Fair Competition Commission seeks to replace courts

20Aug 2018
Henry Mwangonde
The Guardian
Fair Competition Commission seeks to replace courts

THE Fair Competition Commission (FCC) has called for a review of the law constituting it, to give it powers to hear and determine consumer complaints currently subjected to judicial proceedings.

Zaituni Kikula, head of the FCC.

Faced with a series of complaints from both consumers and producers on issues ranging from poor quality of products to imitation of well-performing brands, the commission now wants to be given powers to handle such cases to their final determination.

As of now in its mandate under the current law, the Fair Competition Act (2003) the FCC is given powers to gather information, conduct investigations and impose sanctions for practices that hinder fair competition.

It is also charged with consumer protection, for which it has a dedicated department, but adjudications of consumer-related cases is done in court and that is what the commission wants to have it changed.

Zaituni Kikula, head of the FCC Consumer Protection and Anti-Counterfeit Division said the desired legislation would elaborate on counterfeit, consumer protection issues and FCC jurisdiction.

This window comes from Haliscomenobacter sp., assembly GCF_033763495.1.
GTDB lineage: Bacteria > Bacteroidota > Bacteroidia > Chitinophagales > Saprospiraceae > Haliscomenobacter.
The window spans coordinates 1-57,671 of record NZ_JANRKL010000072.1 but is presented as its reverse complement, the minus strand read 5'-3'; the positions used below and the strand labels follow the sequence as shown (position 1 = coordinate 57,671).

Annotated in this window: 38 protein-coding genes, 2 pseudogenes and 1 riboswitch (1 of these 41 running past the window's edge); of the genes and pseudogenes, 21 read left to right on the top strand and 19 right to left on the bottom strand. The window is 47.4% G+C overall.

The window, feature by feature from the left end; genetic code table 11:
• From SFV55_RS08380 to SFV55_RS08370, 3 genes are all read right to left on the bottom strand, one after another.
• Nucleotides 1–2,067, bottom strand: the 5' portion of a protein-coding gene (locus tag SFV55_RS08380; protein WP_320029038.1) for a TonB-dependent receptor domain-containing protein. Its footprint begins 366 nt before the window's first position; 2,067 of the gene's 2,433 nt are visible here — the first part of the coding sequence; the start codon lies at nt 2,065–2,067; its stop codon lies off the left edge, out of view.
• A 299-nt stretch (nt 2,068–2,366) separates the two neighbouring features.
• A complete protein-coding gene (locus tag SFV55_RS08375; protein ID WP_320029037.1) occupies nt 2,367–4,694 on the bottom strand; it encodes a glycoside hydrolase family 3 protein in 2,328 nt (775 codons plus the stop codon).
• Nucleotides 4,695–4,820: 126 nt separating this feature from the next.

She made the call over the weekend during a seminar to business journalists on the challenges with which the commission contends.

“Currently, when a complaint reaches a certain level, the commission can no longer proceed and everything is left to the courts,” she told participants.

She said the proposal for a radical shift in the regulatory mode needs to have a provision that considers introduction of serious legal action against enterprise officials engaged in cartel behaviour.

FCC deals with issues of anti-competitive conduct, abuse of dominance and has provision for curtailing mergers and acquisitions if the outcome is likely to create dominance in the market or lead to non-competitive behavior.

Magdalena Utouh, the FCC head of Consumer Education, listed down some of the laws protecting consumers in the country as the Fair Competition Act (2003), the Merchandise Marks Act (1963) the Standards Act (1975), the Food, Drugs and Cosmetics Act (2003) and the Weight and Measures Act (2002).

There is a challenge in implementing the laws currently as competition and consumer protection are mixed up in one law, the Fair Competition Act (2003) contrary to regulatory provisions in other countries where the two are set out in different legislative instruments.

Other challenges according to her, most people tend to confuse between the role of the commission and that of the Tanzania Bureau of Standards (TBS).

Areas where change is being sought relate to inclusion of vertical agreements (mergers) in the law, enumeration of conduct to be considered as misuse of market power, introducing joint or combined dominance in the Fair Competition Act.

Also being demanded is introducing legal provisions to deal with buyer power to address concerns raised in the agricultural sector, along with statutory removal of the tying of intention and negligence to cartel conduct under section 9(4) of the Act, the official indicated.

The changes seek to bring legislation to empower FCC to issue summons when the commission wanted any information, the FCC intoned.